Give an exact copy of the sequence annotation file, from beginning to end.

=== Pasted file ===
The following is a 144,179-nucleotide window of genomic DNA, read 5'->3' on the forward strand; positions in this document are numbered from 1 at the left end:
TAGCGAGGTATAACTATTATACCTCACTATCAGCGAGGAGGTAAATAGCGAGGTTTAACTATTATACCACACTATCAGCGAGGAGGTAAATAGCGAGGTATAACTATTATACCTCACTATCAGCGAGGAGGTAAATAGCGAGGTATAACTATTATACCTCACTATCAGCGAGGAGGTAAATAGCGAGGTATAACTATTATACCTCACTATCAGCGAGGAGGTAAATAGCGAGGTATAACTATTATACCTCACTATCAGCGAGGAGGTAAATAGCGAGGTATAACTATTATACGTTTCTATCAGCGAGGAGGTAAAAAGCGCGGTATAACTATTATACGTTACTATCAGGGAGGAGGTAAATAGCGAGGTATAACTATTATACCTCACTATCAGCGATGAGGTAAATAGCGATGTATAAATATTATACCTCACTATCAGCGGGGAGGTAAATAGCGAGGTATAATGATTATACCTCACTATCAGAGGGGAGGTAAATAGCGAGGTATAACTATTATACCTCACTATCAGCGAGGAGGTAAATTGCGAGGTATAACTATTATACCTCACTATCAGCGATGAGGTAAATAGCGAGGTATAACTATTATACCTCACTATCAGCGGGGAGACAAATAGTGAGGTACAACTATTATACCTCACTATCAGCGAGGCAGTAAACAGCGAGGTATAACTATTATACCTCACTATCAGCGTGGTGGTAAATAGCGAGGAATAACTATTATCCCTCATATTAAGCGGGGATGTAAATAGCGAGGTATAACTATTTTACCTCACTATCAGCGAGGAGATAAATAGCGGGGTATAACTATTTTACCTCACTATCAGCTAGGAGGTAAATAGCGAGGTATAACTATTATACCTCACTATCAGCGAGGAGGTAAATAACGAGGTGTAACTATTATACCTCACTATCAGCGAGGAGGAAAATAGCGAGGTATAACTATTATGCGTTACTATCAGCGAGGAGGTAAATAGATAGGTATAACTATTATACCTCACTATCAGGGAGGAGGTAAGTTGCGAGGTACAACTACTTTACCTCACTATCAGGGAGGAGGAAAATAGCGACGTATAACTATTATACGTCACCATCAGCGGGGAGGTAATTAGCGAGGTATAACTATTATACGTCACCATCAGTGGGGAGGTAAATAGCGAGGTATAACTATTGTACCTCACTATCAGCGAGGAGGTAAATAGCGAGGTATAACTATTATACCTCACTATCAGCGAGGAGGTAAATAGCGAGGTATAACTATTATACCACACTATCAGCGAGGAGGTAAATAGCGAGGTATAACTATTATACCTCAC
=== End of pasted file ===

The following is a 144,179-nucleotide window of genomic DNA, read 5'->3' on the forward strand; positions in this document are numbered from 1 at the left end:
TAGCGAGGTATAACTATTATACCTCACTATCAGCGAGGAGGTAAATAGCGAGGTTTAACTATTATACCACACTATCAGCGAGGAGGTAAATAGCGAGGTATAACTATTATACCTCACTATCAGCGAGGAGGTAAATAGCGAGGTATAACTATTATACCTCACTATCAGCGAGGAGGTAAATAGCGAGGTATAACTATTATACCTCACTATCAGCGAGGAGGTAAATAGCGAGGTATAACTATTATACCTCACTATCAGCGAGGAGGTAAATAGCGAGGTATAACTATTATACGTTTCTATCAGCGAGGAGGTAAAAAGCGCGGTATAACTATTATACGTTACTATCAGGGAGGAGGTAAATAGCGAGGTATAACTATTATACCTCACTATCAGCGATGAGGTAAATAGCGATGTATAAATATTATACCTCACTATCAGCGGGGAGGTAAATAGCGAGGTATAATGATTATACCTCACTATCAGAGGGGAGGTAAATAGCGAGGTATAACTATTATACCTCACTATCAGCGAGGAGGTAAATTGCGAGGTATAACTATTATACCTCACTATCAGCGATGAGGTAAATAGCGAGGTATAACTATTATACCTCACTATCAGCGGGGAGACAAATAGTGAGGTACAACTATTATACCTCACTATCAGCGAGGCAGTAAACAGCGAGGTATAACTATTATACCTCACTATCAGCGTGGTGGTAAATAGCGAGGAATAACTATTATCCCTCATATTAAGCGGGGATGTAAATAGCGAGGTATAACTATTTTACCTCACTATCAGCGAGGAGATAAATAGCGGGGTATAACTATTTTACCTCACTATCAGCTAGGAGGTAAATAGCGAGGTATAACTATTATACCTCACTATCAGCGAGGAGGTAAATAACGAGGTGTAACTATTATACCTCACTATCAGCGAGGAGGAAAATAGCGAGGTATAACTATTATGCGTTACTATCAGCGAGGAGGTAAATAGATAGGTATAACTATTATACCTCACTATCAGGGAGGAGGTAAGTTGCGAGGTACAACTACTTTACCTCACTATCAGGGAGGAGGAAAATAGCGACGTATAACTATTATACGTCACCATCAGCGGGGAGGTAATTAGCGAGGTATAACTATTATACGTCACCATCAGTGGGGAGGTAAATAGCGAGGTATAACTATTGTACCTCACTATCAGCGAGGAGGTAAATAGCGAGGTATAACTATTATACCTCACTATCAGCGAGGAGGTAAATAGCGAGGTATAACTATTATACCACACTATCAGCGAGGAGGTAAATAGCGAGGTATAACTATTATACCTCAC